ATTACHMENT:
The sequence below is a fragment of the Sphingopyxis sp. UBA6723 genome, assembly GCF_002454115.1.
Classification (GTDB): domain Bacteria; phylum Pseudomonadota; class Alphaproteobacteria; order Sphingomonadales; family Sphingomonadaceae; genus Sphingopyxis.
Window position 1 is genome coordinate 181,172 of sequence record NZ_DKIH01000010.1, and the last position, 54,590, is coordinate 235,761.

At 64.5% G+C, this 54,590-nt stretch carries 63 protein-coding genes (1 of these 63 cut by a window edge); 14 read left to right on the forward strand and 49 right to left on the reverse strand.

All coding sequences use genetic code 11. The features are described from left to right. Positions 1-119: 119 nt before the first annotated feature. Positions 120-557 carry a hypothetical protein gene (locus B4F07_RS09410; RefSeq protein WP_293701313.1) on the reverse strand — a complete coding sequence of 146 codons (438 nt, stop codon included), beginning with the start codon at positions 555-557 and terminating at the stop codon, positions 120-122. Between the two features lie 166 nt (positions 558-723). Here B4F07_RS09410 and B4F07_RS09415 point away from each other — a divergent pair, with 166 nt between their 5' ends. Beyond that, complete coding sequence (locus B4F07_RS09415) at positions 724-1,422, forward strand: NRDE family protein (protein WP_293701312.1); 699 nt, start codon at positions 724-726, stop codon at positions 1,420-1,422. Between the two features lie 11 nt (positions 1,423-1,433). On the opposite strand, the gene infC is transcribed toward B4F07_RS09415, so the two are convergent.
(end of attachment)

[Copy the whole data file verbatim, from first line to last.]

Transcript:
The sequence below is a fragment of the Sphingopyxis sp. UBA6723 genome, assembly GCF_002454115.1.
Classification (GTDB): domain Bacteria; phylum Pseudomonadota; class Alphaproteobacteria; order Sphingomonadales; family Sphingomonadaceae; genus Sphingopyxis.
Window position 1 is genome coordinate 181,172 of sequence record NZ_DKIH01000010.1, and the last position, 54,590, is coordinate 235,761.

At 64.5% G+C, this 54,590-nt stretch carries 63 protein-coding genes (1 of these 63 cut by a window edge); 14 read left to right on the forward strand and 49 right to left on the reverse strand.

All coding sequences use genetic code 11. The features are described from left to right. Positions 1-119: 119 nt before the first annotated feature. Positions 120-557 carry a hypothetical protein gene (locus B4F07_RS09410; RefSeq protein WP_293701313.1) on the reverse strand — a complete coding sequence of 146 codons (438 nt, stop codon included), beginning with the start codon at positions 555-557 and terminating at the stop codon, positions 120-122. Between the two features lie 166 nt (positions 558-723). Here B4F07_RS09410 and B4F07_RS09415 point away from each other — a divergent pair, with 166 nt between their 5' ends. Beyond that, complete coding sequence (locus B4F07_RS09415) at positions 724-1,422, forward strand: NRDE family protein (protein WP_293701312.1); 699 nt, start codon at positions 724-726, stop codon at positions 1,420-1,422. Between the two features lie 11 nt (positions 1,423-1,433). On the opposite strand, the gene infC is transcribed toward B4F07_RS09415, so the two are convergent.